Thanks to breakthroughs in organ storing and 3D-printed bioimplants, more patients could undergo organ transplants over the next decade.

Swiss surgeons used a revolutionary machine to maintain a human liver viable outside the body for three days before reimplanting it in a patient.

In addition, surgeons in the United States use a 3D printer to construct a replacement ear from a patient’s own cells.

These improvements may provide a boost to the bioimplant industry.

Organ Storage

Using sophisticated equipment, surgeons claim to have successfully transplanted a donor’s liver by maintaining it warm and alive outside the human body for three days.

The normothermic perfusion method provides a constant blood flow to the organ, which experts believe is preferable to the usual method of keeping it on ice. The Swiss scientists informed the journal Nature Biotechnology that it may extend the viability to ten days.

A year later, the individual who underwent the transplantation of warm liver is doing well. Because storing tissues and organs at low temperatures can cause significant cell damage, experts expect that the breakthrough will significantly reduce the number of donated organs discarded.

Extending the time a donor liver can be stored would also allow more flexibility in the transplant procedure’s schedule. Cooled livers are only viable for 12 hours.

In addition to blood, the machine can supply medications or other nutrients to ensure that the organ is in the best possible condition before the transplant.

Because he had cancer, the man who received the liver – which was plugged into the perfusion machine for 68 hours – required a new one. The donor organ was extracted from its original owner, a 29-year-old lady who died in May 2021, four days before his surgery. After 12 days in the hospital, the man was able to return home.

Doctors believe additional research is required, including more patients and longer study periods, but the results thus far appear to be very promising. They told Nature Biotechnology, “We believe that this first transplantation success…can open new possibilities in treating many liver illnesses.”

Some of the United Kingdom’s seven liver transplant facilities have also begun to use the same technology, and specialists at Oxford University plan to evaluate the results as part of the PLUS study.

3D Printing Living Tissue

According to reports, a woman’s external ear was repaired using a 3D-printed living tissue implant in what looks to be the first attempt of its kind.

People with microtia, a rare congenital disorder in which one or both outer ears are missing or incompletely formed, can benefit from the technique.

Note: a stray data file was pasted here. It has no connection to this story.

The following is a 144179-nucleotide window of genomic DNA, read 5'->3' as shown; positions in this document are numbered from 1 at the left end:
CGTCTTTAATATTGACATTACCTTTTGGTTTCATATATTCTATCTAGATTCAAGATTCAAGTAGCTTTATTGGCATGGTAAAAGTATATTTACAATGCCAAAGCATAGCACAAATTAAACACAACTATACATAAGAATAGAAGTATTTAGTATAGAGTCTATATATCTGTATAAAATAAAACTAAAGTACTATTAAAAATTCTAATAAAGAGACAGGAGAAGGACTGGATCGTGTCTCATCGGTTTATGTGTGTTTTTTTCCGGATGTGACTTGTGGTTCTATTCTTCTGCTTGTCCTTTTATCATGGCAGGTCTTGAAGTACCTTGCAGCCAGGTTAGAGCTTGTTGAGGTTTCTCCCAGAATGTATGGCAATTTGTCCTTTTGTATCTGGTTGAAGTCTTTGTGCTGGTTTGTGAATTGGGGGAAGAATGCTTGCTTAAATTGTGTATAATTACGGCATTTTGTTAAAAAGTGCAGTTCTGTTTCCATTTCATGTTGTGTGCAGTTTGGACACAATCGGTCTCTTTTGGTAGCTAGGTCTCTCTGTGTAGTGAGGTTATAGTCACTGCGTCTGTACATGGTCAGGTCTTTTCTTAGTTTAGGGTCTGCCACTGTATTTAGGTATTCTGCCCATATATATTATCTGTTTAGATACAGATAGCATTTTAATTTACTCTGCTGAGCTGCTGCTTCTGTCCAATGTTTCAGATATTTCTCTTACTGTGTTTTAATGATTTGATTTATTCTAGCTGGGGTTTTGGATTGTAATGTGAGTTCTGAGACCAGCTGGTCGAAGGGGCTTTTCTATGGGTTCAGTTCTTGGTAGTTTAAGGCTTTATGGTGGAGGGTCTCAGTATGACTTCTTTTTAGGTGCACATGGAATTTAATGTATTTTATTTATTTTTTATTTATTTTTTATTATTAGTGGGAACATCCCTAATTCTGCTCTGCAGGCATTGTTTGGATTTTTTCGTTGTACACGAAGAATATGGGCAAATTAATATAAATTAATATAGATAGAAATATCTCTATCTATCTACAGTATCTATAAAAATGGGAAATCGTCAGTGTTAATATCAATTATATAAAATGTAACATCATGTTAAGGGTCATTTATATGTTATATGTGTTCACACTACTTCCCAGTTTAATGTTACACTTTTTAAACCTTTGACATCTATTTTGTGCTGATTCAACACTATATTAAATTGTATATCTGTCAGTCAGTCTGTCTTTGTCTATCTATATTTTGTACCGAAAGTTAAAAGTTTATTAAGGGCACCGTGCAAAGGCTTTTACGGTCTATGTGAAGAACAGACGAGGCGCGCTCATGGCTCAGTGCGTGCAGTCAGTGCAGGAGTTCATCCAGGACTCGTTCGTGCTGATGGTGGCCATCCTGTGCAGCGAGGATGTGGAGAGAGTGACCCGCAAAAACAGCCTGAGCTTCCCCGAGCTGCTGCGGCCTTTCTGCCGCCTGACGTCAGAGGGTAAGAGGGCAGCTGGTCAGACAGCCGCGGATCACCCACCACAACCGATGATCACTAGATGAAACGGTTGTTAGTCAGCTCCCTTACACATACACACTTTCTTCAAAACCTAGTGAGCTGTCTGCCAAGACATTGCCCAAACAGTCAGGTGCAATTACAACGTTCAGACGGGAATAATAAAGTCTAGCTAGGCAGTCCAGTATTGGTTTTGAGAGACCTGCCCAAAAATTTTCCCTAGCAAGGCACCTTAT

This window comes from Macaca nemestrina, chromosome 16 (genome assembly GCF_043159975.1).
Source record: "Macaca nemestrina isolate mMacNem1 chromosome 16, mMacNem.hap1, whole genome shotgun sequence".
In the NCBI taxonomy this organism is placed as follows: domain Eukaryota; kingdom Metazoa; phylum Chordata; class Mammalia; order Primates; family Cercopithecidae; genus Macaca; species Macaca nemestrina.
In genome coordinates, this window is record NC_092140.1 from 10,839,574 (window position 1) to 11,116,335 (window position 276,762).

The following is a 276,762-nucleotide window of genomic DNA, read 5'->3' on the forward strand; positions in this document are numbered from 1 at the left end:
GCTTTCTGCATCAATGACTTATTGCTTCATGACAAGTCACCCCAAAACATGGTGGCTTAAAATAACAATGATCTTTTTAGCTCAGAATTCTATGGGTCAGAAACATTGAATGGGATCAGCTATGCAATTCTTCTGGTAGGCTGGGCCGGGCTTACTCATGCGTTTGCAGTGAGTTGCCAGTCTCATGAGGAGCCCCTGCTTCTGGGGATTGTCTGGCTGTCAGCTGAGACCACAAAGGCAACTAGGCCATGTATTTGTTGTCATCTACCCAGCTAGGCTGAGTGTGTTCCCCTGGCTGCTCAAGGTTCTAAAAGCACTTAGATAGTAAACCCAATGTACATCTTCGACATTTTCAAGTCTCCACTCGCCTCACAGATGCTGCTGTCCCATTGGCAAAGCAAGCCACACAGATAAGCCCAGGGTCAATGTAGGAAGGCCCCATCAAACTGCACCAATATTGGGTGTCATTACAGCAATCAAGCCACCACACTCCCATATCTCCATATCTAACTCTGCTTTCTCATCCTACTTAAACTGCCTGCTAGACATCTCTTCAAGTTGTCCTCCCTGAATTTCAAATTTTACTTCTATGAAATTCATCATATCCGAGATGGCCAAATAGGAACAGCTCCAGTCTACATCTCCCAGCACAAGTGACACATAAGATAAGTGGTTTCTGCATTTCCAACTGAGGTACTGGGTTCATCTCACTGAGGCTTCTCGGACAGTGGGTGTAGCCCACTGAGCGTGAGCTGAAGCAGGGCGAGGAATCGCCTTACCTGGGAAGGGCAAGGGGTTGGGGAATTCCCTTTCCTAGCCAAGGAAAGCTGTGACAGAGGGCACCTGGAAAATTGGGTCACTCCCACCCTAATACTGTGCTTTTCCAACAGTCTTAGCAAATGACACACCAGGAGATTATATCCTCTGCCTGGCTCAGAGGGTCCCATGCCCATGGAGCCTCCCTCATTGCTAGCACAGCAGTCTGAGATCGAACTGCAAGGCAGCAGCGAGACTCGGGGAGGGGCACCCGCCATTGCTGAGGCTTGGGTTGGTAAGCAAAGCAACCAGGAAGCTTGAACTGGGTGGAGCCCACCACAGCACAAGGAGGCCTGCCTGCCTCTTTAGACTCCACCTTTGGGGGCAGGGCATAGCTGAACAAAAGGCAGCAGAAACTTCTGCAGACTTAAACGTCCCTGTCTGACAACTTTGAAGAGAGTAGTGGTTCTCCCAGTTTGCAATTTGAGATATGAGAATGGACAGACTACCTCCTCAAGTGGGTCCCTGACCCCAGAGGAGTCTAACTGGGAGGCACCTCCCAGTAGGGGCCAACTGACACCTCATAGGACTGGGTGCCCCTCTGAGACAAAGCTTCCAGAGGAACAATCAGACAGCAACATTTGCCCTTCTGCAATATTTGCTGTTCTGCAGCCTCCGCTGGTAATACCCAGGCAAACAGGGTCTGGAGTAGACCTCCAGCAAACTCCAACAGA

The transplant was performed in March on a 20-year-old Mexican lady who was born with a small and malformed right ear, reported the New York Times.

A 3D bioimplant of an earlobe. Photograph: 3D Bio Therapeutics/AFP/Getty Images, the firm behind the implants, announced the reconstruction but did not reveal any further information on the device or treatment.

“The implant was made up of a 3D-printed collagen hydrogel scaffold and the patient’s own cartilage cells,” said the business in its news release. “The construct is produced in a size and shape that matches the patient’s opposite ear for implantation.”

“As a clinician who has treated thousands of children with microtia worldwide throughout the country, I am motivated by what this technology may signify for microtia patients and their families,” said Dr. Arturo Bonilla, the surgeon who conducted the treatment. This research will allow us to look at the safety and aesthetic aspects of a new ear rebuilding process that uses the patient’s cartilage cells.”

While long-term monitoring of patients who receive the implants is required, 3DBio’s CEO, Dr. Daniel Cohen, called the technology’s real-world deployment “a genuinely historic event.” He expressed optimism that the clinical experiment could have implications beyond microtia.

“Our initial indications are in the reconstructive and orthopedic sectors, such as addressing severe nose deformities and spinal degeneration,” he explained.

“We’re excited to use our technology to address other high-impact, unmet medical needs, such as lumpectomy reconstruction, and eventually expand to organs,” says the company.

Bioimplants and improved organ storage could both assist in reducing the number of individuals who die on organ waiting lists.

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